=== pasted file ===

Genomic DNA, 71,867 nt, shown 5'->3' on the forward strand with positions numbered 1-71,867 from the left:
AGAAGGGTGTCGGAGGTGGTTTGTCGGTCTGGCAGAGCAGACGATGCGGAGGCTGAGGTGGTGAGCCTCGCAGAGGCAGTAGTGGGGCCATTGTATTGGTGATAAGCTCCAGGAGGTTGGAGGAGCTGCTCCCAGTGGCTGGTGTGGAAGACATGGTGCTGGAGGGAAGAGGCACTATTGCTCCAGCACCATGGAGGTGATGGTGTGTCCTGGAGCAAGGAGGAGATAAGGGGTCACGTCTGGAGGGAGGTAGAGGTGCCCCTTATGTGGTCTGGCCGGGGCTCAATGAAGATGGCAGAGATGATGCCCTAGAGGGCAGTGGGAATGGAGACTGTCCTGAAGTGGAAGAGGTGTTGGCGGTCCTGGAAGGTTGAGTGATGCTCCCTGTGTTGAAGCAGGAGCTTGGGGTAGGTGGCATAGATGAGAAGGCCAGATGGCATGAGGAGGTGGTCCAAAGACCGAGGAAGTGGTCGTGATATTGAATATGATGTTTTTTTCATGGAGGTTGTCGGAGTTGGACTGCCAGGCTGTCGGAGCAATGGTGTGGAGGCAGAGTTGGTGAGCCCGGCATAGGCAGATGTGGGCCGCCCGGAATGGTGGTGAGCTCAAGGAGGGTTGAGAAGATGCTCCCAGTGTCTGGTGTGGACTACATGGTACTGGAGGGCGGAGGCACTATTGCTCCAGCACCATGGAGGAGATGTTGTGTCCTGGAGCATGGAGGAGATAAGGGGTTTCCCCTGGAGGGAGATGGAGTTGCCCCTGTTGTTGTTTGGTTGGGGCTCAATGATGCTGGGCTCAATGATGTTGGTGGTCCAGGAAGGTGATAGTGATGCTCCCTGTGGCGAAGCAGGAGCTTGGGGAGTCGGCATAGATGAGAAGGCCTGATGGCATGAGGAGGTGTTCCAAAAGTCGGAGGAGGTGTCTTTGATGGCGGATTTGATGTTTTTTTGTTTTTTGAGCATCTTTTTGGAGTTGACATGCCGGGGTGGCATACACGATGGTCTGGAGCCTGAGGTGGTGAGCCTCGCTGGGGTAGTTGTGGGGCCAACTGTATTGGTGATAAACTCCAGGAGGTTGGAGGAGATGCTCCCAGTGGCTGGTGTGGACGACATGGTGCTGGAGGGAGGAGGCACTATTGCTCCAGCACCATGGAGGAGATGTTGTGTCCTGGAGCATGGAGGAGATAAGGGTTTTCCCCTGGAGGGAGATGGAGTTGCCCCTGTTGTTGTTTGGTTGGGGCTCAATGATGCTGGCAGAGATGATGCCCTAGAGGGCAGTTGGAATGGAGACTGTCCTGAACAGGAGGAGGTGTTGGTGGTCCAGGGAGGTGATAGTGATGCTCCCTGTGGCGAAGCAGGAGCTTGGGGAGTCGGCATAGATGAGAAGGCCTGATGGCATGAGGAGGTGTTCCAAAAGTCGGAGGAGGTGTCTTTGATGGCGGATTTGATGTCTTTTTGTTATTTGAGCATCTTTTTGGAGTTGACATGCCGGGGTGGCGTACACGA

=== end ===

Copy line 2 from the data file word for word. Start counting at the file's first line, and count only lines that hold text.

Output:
AGAAGGGTGTCGGAGGTGGTTTGTCGGTCTGGCAGAGCAGACGATGCGGAGGCTGAGGTGGTGAGCCTCGCAGAGGCAGTAGTGGGGCCATTGTATTGGTGATAAGCTCCAGGAGGTTGGAGGAGCTGCTCCCAGTGGCTGGTGTGGAAGACATGGTGCTGGAGGGAAGAGGCACTATTGCTCCAGCACCATGGAGGTGATGGTGTGTCCTGGAGCAAGGAGGAGATAAGGGGTCACGTCTGGAGGGAGGTAGAGGTGCCCCTTATGTGGTCTGGCCGGGGCTCAATGAAGATGGCAGAGATGATGCCCTAGAGGGCAGTGGGAATGGAGACTGTCCTGAAGTGGAAGAGGTGTTGGCGGTCCTGGAAGGTTGAGTGATGCTCCCTGTGTTGAAGCAGGAGCTTGGGGTAGGTGGCATAGATGAGAAGGCCAGATGGCATGAGGAGGTGGTCCAAAGACCGAGGAAGTGGTCGTGATATTGAATATGATGTTTTTTTCATGGAGGTTGTCGGAGTTGGACTGCCAGGCTGTCGGAGCAATGGTGTGGAGGCAGAGTTGGTGAGCCCGGCATAGGCAGATGTGGGCCGCCCGGAATGGTGGTGAGCTCAAGGAGGGTTGAGAAGATGCTCCCAGTGTCTGGTGTGGACTACATGGTACTGGAGGGCGGAGGCACTATTGCTCCAGCACCATGGAGGAGATGTTGTGTCCTGGAGCATGGAGGAGATAAGGGGTTTCCCCTGGAGGGAGATGGAGTTGCCCCTGTTGTTGTTTGGTTGGGGCTCAATGATGCTGGGCTCAATGATGTTGGTGGTCCAGGAAGGTGATAGTGATGCTCCCTGTGGCGAAGCAGGAGCTTGGGGAGTCGGCATAGATGAGAAGGCCTGATGGCATGAGGAGGTGTTCCAAAAGTCGGAGGAGGTGTCTTTGATGGCGGATTTGATGTTTTTTTGTTTTTTGAGCATCTTTTTGGAGTTGACATGCCGGGGTGGCATACACGATGGTCTGGAGCCTGAGGTGGTGAGCCTCGCTGGGGTAGTTGTGGGGCCAACTGTATTGGTGATAAACTCCAGGAGGTTGGAGGAGATGCTCCCAGTGGCTGGTGTGGACGACATGGTGCTGGAGGGAGGAGGCACTATTGCTCCAGCACCATGGAGGAGATGTTGTGTCCTGGAGCATGGAGGAGATAAGGGTTTTCCCCTGGAGGGAGATGGAGTTGCCCCTGTTGTTGTTTGGTTGGGGCTCAATGATGCTGGCAGAGATGATGCCCTAGAGGGCAGTTGGAATGGAGACTGTCCTGAACAGGAGGAGGTGTTGGTGGTCCAGGGAGGTGATAGTGATGCTCCCTGTGGCGAAGCAGGAGCTTGGGGAGTCGGCATAGATGAGAAGGCCTGATGGCATGAGGAGGTGTTCCAAAAGTCGGAGGAGGTGTCTTTGATGGCGGATTTGATGTCTTTTTGTTATTTGAGCATCTTTTTGGAGTTGACATGCCGGGGTGGCGTACACGA